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Spectrogram Inversion Toolbox

I’m happy to announce that the Spectrogram Inversion Toolbox is now available.  This is Matlab code that finds a waveform that best fits a given spectrogram.


You might ask why this is being announced on the auditory mailing list.  The first time I needed this was when I was working on our correlogram inversion work.  It’s also a function included in the NSL (Neural Systems Laboratory) toolbox from Univ. of Maryland.  (Although this new implementation is faster and better.)   And it’s useful if you are doing anything like audio morphing.


The source code is online now at



And more details are below.  Enjoy.


--- Malcolm





The Spectrogram Inversion Toolbox allows one to create spectrograms

from audio, and, more importantly, estimate the audio that generates

any given spectrogram.  This is useful because often one wants to

think about, and modify sounds in the spectrogram domain.


There are two big problems with spectrogram inversion: most importantly,

one (generally) drops the phase when computing a spectrogram, and two

not every (spectrogram) image corresponds to a valid waveform. This

code finds the waveform that has a magnitude spectrogram most like the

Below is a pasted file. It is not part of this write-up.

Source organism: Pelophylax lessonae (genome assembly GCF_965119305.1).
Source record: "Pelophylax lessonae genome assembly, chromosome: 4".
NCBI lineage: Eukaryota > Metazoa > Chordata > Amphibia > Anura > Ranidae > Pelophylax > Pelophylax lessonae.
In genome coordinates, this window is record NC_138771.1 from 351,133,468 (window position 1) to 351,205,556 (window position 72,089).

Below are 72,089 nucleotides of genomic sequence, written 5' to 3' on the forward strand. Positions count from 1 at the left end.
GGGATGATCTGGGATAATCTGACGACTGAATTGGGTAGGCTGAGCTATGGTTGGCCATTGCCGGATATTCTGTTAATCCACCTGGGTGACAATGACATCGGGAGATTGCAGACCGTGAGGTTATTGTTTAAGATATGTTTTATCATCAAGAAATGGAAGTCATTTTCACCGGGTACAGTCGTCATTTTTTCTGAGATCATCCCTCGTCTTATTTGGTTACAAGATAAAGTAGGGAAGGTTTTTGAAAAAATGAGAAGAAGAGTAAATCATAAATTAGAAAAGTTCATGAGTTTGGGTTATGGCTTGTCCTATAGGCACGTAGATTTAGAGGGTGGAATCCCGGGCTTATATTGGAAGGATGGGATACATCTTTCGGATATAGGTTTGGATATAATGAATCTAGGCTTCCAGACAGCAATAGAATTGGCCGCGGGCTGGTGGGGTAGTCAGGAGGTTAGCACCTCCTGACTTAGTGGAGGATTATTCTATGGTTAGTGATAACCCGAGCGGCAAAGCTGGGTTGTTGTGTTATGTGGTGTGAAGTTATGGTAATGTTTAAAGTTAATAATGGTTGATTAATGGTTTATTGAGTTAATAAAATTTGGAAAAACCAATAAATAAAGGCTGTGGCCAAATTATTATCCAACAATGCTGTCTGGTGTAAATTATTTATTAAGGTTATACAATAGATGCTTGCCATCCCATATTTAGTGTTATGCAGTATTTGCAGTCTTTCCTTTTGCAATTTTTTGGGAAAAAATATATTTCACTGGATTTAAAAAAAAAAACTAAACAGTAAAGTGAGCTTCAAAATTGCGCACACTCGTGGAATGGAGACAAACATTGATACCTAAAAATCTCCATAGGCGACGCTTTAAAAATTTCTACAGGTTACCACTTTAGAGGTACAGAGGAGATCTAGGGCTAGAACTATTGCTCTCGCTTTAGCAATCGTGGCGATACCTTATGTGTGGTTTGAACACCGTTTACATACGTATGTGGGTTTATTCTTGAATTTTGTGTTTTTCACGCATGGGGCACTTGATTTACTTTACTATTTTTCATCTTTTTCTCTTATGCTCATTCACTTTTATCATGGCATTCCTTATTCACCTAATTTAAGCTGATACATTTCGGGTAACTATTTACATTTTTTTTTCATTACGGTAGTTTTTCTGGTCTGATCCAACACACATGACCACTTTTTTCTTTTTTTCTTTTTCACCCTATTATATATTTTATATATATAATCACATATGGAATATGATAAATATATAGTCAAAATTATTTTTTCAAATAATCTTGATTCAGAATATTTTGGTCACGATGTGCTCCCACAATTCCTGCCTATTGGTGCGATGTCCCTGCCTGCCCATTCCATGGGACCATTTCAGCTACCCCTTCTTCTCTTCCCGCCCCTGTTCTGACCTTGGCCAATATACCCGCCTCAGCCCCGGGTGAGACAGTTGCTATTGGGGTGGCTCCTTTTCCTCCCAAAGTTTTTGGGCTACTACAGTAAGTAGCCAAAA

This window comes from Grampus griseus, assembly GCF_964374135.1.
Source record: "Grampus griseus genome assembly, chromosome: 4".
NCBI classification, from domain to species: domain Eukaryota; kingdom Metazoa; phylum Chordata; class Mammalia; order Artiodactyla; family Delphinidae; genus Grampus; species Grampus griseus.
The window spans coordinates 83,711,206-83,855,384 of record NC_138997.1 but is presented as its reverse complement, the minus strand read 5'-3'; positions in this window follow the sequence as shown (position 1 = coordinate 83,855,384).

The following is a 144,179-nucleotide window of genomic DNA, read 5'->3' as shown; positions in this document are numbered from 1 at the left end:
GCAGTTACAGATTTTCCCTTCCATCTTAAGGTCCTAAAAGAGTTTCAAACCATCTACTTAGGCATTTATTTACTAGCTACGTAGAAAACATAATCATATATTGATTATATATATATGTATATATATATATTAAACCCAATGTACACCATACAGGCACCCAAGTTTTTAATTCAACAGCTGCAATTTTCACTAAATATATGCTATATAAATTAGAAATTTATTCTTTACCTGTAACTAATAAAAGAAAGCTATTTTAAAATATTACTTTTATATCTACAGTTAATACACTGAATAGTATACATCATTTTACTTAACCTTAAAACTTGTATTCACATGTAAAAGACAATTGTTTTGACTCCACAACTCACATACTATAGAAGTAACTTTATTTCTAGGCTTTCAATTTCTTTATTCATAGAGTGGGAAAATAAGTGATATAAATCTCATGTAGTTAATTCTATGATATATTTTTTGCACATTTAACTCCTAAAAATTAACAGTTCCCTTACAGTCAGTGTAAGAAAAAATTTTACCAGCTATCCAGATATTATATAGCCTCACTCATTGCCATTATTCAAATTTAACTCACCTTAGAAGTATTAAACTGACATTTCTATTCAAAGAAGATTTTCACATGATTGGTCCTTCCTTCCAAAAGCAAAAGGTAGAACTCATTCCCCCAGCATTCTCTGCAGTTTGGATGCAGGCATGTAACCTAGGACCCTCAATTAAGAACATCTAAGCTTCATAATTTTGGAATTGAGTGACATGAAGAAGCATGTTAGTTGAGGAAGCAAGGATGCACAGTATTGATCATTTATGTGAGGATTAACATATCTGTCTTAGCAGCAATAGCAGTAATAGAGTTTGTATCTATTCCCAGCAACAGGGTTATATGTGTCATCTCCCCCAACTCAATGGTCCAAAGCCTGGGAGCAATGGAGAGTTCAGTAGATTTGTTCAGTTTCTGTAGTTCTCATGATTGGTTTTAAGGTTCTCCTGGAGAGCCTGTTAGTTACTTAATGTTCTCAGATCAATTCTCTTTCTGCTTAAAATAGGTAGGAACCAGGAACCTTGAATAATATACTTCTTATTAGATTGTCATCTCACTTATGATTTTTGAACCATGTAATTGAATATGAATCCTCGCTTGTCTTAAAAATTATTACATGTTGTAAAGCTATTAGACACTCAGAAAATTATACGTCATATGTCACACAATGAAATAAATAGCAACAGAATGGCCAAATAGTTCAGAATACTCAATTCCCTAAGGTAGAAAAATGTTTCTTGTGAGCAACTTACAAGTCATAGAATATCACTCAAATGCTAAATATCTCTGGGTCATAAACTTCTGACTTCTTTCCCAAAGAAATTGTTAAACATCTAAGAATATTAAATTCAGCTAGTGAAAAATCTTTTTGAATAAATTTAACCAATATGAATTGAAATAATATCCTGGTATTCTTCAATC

input spectrogram.


The easy solution is to just do the inversion assuming some phase (like 0).

Back in the time domain you get an answer, but there is a lot of

destructive interference because the segments of adjacent frames do not

have consistent phase. Some people advocate starting with a random



A better solution to this problem is to use an iterative algorithm

proposed by Griffin and Lim many decades ago. It does converge, but



An even better solution is to do the inversion, explicitly looking

for a good set of phases. This toolbox does that, after the inverse

Fourier transform of each slice, by finding the best time delay so the

new frame and the summed frames to now are consistent.  This is equivalent

to starting with some arbitrary linear phase.  The effect of this is to

reduce the reconstruction error by an order of magnitude. Hurray.